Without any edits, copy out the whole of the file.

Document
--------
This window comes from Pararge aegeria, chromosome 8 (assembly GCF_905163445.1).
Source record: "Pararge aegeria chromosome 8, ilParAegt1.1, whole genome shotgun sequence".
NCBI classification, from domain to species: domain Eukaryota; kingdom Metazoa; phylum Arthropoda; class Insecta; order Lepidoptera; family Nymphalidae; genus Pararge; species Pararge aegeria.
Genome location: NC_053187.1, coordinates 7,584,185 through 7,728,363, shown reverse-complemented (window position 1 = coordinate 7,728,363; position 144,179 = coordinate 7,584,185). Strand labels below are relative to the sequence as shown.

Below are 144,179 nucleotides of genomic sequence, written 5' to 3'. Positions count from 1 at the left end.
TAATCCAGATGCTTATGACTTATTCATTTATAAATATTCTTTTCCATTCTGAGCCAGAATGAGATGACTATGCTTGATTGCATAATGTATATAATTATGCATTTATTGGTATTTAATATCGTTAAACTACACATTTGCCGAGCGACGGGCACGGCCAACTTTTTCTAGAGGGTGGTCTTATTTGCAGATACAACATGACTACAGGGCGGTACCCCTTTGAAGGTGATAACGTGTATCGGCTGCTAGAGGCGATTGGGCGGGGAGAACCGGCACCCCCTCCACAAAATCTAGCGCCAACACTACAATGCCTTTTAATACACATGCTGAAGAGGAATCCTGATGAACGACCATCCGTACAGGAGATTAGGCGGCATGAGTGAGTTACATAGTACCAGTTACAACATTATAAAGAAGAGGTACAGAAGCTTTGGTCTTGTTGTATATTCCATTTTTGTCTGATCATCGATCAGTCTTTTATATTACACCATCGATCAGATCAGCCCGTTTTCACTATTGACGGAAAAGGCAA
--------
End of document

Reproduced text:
This window comes from Pararge aegeria, chromosome 8 (assembly GCF_905163445.1).
Source record: "Pararge aegeria chromosome 8, ilParAegt1.1, whole genome shotgun sequence".
NCBI classification, from domain to species: domain Eukaryota; kingdom Metazoa; phylum Arthropoda; class Insecta; order Lepidoptera; family Nymphalidae; genus Pararge; species Pararge aegeria.
Genome location: NC_053187.1, coordinates 7,584,185 through 7,728,363, shown reverse-complemented (window position 1 = coordinate 7,728,363; position 144,179 = coordinate 7,584,185). Strand labels below are relative to the sequence as shown.

Below are 144,179 nucleotides of genomic sequence, written 5' to 3'. Positions count from 1 at the left end.
TAATCCAGATGCTTATGACTTATTCATTTATAAATATTCTTTTCCATTCTGAGCCAGAATGAGATGACTATGCTTGATTGCATAATGTATATAATTATGCATTTATTGGTATTTAATATCGTTAAACTACACATTTGCCGAGCGACGGGCACGGCCAACTTTTTCTAGAGGGTGGTCTTATTTGCAGATACAACATGACTACAGGGCGGTACCCCTTTGAAGGTGATAACGTGTATCGGCTGCTAGAGGCGATTGGGCGGGGAGAACCGGCACCCCCTCCACAAAATCTAGCGCCAACACTACAATGCCTTTTAATACACATGCTGAAGAGGAATCCTGATGAACGACCATCCGTACAGGAGATTAGGCGGCATGAGTGAGTTACATAGTACCAGTTACAACATTATAAAGAAGAGGTACAGAAGCTTTGGTCTTGTTGTATATTCCATTTTTGTCTGATCATCGATCAGTCTTTTATATTACACCATCGATCAGATCAGCCCGTTTTCACTATTGACGGAAAAGGCAA